First comes love
Then comes marriage
Then comes a baby in a golden carriage
So the old rhyme goes. However, nowadays we know things do not necessarily happen in that order and for some, they do not happen at all. While most couples assume they will be able to get pregnant when they want to, the reality is that at least 10% will have problems conceiving a child. Many of these will opt to seek fertility treatment in an attempt to realise their dream of becoming a parent.
There are many different types of fertility treatment available, from the use of fertility drugs to procedures such as ICSI (intracytoplasmic sperm injection), but IVF remains one of the best known types of treatment.
With IVF, a woman's eggs are fertilised with sperm outside the body in a test tube and then placed back inside her womb. The first IVF baby was born in the UK in 1978 and since then, more than four million children have been conceived worldwide using this treatment.
But what is the situation in Ireland? Who needs this treatment and what does it involve?
The advice for couples attempting to become pregnant used to be straightforward - try for a baby for one year and if nothing happens, go to your GP to get the ball rolling.
However this advice has changed in recent years, partially due to the fact that women are tending to wait longer to have children.
Age is a factor
According to Dr David Walsh, consultant gynaecologist and medical director of the SIMS Clinic in Dublin, if a woman is over the age of 35 and has been trying for at least six months, she should consider seeking help.
This is echoed by Donal Buggy, business manager at the Merrion Fertility Clinic in Dublin, who believes early referral, within six months, should be considered in a number of scenarios, including if the woman is over the age of 35, if she has endometriosis or another pelvic disease, if she has had recurrent miscarriages, or if the man has reduced semen quality or has had genital surgery carried out.
Padraig Kelly, quality manager of the HARI Unit in Dublin's Rotunda Hospital, goes a step further.
"In general, our clinic advises that when a couple believe or have any concerns over fertility, they should go to their GP and not wait."
All three clinics acknowledge that while you do not have to attend a GP or consultant, most couples are referred by a doctor and this is the preferable route.
But how do couples choose which clinic to attend? This can be based on a number of factors, from location to recommendations to price.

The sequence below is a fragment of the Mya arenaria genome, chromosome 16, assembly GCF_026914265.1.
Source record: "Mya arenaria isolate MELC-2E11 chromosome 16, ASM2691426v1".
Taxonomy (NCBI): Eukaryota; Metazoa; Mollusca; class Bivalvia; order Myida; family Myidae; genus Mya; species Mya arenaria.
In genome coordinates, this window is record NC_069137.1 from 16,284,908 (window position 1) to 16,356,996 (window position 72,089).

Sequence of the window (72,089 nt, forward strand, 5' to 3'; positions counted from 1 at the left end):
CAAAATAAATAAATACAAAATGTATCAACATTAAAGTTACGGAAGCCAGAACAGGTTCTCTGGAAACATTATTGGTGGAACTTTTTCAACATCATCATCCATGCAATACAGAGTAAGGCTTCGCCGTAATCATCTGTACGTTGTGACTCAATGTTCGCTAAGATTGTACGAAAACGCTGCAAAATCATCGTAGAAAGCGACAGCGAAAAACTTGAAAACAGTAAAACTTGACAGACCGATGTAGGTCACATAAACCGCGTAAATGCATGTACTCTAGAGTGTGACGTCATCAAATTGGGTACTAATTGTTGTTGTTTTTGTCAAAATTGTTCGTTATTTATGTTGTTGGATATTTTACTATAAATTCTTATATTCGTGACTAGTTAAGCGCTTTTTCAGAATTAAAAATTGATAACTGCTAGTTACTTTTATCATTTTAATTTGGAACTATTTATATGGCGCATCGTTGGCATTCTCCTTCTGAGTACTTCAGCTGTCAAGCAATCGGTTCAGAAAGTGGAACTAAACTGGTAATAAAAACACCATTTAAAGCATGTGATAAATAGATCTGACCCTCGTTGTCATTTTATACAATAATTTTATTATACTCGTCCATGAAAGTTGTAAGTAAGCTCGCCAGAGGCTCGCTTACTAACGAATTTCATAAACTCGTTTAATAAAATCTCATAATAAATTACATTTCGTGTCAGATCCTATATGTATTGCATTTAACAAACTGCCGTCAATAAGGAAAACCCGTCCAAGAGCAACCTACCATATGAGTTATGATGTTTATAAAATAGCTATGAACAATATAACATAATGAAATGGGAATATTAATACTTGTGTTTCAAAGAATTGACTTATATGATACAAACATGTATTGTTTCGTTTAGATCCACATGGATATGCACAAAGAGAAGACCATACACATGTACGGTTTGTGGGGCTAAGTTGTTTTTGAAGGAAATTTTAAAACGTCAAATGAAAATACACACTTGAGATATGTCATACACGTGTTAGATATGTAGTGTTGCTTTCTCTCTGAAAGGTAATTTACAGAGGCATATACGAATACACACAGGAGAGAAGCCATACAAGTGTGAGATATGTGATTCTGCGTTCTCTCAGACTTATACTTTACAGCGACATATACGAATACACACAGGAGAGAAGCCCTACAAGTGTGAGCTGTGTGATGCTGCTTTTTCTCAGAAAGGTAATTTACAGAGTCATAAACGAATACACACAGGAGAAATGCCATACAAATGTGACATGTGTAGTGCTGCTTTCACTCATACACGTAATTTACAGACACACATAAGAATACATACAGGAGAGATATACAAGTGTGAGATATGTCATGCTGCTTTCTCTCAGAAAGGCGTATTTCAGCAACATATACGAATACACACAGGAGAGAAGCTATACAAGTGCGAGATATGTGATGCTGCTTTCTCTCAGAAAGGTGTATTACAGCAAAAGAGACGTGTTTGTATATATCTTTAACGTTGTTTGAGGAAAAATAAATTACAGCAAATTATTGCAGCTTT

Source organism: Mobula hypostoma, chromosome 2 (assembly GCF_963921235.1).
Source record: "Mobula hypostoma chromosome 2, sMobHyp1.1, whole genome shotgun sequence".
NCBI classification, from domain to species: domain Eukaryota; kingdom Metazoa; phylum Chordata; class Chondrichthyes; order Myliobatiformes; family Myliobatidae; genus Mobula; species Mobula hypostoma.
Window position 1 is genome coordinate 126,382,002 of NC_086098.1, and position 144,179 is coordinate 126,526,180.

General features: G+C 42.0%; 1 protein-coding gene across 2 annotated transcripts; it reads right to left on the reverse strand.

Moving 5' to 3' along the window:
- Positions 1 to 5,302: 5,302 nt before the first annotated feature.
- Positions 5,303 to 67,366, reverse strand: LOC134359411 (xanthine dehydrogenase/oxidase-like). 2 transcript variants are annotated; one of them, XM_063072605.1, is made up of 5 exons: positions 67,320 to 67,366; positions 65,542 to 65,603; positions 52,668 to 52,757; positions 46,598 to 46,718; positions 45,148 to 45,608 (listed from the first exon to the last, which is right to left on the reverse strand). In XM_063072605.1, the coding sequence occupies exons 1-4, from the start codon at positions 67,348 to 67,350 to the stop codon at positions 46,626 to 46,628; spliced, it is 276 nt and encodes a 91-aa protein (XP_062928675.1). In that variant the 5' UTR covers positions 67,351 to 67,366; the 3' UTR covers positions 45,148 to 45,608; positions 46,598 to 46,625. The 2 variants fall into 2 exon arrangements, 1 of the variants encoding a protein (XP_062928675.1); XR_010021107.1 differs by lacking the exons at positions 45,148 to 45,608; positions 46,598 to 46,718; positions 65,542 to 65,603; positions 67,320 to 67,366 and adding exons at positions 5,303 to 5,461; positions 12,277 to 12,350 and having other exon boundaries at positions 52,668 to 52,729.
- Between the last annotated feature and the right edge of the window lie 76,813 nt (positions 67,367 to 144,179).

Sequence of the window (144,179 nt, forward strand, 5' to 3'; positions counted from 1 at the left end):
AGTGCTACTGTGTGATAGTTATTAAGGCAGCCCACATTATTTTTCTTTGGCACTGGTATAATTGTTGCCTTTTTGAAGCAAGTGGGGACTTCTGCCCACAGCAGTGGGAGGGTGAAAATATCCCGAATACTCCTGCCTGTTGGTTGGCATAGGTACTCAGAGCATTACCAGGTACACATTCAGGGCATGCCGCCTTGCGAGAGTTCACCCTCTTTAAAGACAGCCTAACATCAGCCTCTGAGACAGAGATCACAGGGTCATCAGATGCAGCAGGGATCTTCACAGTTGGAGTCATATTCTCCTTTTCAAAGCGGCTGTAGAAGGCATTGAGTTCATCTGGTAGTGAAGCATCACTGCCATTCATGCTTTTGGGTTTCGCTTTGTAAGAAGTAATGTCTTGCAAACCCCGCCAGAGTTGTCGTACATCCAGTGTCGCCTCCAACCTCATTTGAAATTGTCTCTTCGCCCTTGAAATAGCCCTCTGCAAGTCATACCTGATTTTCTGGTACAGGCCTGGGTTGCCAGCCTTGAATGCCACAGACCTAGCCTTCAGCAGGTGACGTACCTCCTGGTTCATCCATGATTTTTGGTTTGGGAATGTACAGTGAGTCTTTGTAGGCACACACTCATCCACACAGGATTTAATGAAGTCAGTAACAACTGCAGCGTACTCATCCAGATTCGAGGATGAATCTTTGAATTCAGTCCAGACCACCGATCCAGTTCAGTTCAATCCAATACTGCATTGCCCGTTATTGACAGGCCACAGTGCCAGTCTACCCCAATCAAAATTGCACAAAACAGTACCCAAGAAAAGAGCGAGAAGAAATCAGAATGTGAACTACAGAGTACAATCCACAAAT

"Probably the most important factor is the advice of the patient's GP or consultant. Specific clinics may also have specialisations for certain diagnosis types," explains Mr Buggy.
Mr Kelly and Dr Walsh agree. According to Mr Kelly, many couples ‘follow the recommendations of their referring doctor', while Dr Walsh emphasises the importance of ‘word of mouth'.
HARI was the first clinic in Ireland to offer IVF and it currently receives up to 800 enquiries a year specifically about the procedure. It carries out over 1,350 cycles of IVF treatment annually and over 3,500 babies have been born as a result.
The Merrion Clinic carries out up to 500 cycles of IVF per year, while last year, SIMS carried out 1,063 cycles.
According to Dr Walsh, the SIMS Clinic receives around 25 new enquiries from people every single week and ‘at least half of these are candidates for IVF'.
He points out that the clinic does not know for sure how many babies have been born as a direct result of IVF because as soon as a pregnancy is detected, the woman moves on to the maternity hospital system. While some will let the clinic know if the pregnancy has resulted in a live birth, some will not.
The Merrion Clinic says that over 1,000 live births have been recorded as a result of treatment carried out there, however it emphasises that this is due to fertility treatment in general, including IVF, rather than just IVF.
When a couple initially attend a clinic, a number of investigations will be carried out on both the male and female. According to Dr Walsh, these are ‘basic, easy tests', and include blood tests which determine levels of prolactin and anti-Müllerian hormone (AMH).
AMH is produced by ovarian follicles containing eggs. It can be an accurate predictor of whether a woman is still fertile and how many eggs she has left in her ovaries. Prolactin is a stress hormone that is released by the pituitary gland. High levels of prolactin can prevent the release of FSH (follicle stimulating hormone) and LH (luteinizing hormone), two important pregnancy hormones.
Investigations involving the male include a semen analysis.
Following these investigations, there are a number of reasons why IVF may be recommended as the best treatment option. These include sperm problems in the male, such as a low sperm count, and anovulation in the female. This is when ovulation fails to take place.